Tabaee, F. (2013). Effects of improvisation techniques in leadership development. Doctoral Dissertation, 341. Pepperdine University Electronic Theses and Dissertations. Retrieved from http://pepperdine.contentdm.oclc.org/cdm/singleitem/collection/p15093coll2/id/349

Improv as a Journey

When ComedySportz-Portland started in 1993, improvisation wasn’t widely known.

20+ years later, most people know about improv as a performance medium, and most people know it more narrowly as a comedic form.

In many places (Portland is certainly one of them), performance improv is growing by leaps and bounds, and boundaries are challenged every month. We’re proud to be part of that, and proud to be old enough to be a tradition, too.

But wait, there’s more!

Improvisation can be applied to almost everything – businesses, social issues, education – even life itself! We are all improvising at one level or another; you don’t have to be a professional performer to get the benefits.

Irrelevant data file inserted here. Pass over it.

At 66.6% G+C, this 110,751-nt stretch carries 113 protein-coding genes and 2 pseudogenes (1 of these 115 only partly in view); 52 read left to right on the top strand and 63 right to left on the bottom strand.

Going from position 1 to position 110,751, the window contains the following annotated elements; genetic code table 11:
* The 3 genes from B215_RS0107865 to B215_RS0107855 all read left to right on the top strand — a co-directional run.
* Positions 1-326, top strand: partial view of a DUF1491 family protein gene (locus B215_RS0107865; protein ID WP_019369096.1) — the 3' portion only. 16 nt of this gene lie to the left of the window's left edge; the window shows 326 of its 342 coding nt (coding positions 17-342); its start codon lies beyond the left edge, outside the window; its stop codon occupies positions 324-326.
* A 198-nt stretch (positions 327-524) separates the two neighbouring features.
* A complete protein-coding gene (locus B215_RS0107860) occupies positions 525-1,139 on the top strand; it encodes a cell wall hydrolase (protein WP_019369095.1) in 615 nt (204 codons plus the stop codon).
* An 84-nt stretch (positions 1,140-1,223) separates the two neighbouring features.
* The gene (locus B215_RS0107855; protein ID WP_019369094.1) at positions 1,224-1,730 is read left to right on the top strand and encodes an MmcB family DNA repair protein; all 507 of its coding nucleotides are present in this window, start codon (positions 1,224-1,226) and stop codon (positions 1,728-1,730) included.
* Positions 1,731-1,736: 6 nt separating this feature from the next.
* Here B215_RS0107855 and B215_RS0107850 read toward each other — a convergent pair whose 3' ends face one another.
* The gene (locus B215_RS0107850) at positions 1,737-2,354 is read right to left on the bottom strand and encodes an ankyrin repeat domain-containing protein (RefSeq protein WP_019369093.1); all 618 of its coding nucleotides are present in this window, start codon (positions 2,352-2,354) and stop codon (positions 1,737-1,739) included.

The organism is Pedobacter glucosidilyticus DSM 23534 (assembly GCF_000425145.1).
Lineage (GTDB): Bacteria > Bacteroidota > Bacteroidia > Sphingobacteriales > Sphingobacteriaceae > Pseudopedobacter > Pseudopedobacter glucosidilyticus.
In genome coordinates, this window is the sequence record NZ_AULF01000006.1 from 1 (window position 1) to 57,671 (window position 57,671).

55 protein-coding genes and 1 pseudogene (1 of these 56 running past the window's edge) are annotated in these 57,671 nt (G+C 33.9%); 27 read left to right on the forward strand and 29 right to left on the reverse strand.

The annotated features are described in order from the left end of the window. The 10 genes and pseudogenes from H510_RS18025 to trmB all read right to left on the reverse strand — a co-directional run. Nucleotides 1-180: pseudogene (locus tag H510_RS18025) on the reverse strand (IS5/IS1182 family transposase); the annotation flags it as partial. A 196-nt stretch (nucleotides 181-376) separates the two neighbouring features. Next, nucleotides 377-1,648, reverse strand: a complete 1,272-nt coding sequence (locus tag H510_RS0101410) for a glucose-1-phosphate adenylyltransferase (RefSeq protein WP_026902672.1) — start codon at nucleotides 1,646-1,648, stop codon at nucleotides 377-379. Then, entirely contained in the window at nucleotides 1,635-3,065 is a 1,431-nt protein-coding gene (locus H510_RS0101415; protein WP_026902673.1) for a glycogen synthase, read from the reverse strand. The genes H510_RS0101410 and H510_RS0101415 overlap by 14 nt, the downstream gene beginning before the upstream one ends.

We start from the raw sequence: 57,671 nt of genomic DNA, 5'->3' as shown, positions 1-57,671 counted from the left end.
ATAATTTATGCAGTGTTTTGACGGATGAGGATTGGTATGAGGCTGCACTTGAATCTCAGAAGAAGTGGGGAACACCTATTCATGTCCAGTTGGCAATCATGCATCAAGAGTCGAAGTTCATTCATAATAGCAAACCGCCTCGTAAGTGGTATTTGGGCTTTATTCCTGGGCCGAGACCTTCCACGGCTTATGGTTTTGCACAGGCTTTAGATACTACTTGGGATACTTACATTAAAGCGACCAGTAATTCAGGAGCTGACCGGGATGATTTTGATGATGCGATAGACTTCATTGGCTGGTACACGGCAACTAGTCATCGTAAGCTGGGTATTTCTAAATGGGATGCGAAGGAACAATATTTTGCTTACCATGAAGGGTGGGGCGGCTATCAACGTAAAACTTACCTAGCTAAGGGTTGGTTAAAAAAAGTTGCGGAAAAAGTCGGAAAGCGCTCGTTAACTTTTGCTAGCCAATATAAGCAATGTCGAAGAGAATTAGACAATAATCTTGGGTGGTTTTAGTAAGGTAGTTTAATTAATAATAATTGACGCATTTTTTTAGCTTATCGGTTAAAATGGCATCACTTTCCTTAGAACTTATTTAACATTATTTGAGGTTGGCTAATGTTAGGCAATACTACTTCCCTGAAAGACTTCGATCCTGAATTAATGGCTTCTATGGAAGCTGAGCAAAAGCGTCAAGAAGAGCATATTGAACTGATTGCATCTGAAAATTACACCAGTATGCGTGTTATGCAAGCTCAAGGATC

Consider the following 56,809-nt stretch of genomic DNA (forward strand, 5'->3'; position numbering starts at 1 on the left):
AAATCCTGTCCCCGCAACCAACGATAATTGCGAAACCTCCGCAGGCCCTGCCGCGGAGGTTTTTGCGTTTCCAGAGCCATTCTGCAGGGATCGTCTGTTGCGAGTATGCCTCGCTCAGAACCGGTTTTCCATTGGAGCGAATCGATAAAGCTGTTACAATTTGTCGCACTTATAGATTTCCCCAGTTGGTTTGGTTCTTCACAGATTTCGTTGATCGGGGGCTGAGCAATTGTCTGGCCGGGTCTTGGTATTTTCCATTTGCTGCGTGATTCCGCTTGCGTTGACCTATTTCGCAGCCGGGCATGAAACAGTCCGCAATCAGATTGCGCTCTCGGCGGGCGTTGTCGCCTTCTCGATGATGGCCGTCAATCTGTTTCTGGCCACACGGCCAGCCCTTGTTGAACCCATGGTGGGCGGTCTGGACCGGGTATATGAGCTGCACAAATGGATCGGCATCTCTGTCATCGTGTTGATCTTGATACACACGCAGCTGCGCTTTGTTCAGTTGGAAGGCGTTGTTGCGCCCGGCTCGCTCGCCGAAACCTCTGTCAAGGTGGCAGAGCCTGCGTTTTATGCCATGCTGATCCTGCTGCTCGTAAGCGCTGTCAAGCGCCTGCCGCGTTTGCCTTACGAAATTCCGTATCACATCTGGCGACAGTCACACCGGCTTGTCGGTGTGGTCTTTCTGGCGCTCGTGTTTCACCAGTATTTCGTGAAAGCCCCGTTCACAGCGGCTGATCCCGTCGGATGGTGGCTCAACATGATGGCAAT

Our blog is here to ask some questions, offer some ideas and to reflect on the theories (and practical applications) we’ve worked with throughout our history. We want to keep learning more, applying more, enriching more lives.

We want to save the world using improvisation. That’s a journey, not a single action or set of actions.

We’ll focus on these areas:

We believe everyone can improvise. Even businesses. Even couples. Even parents. Even kids.

We believe improvisation makes lives better.

We believe in the concept of Yes, And…

We don’t believe in winging it.

Let’s go.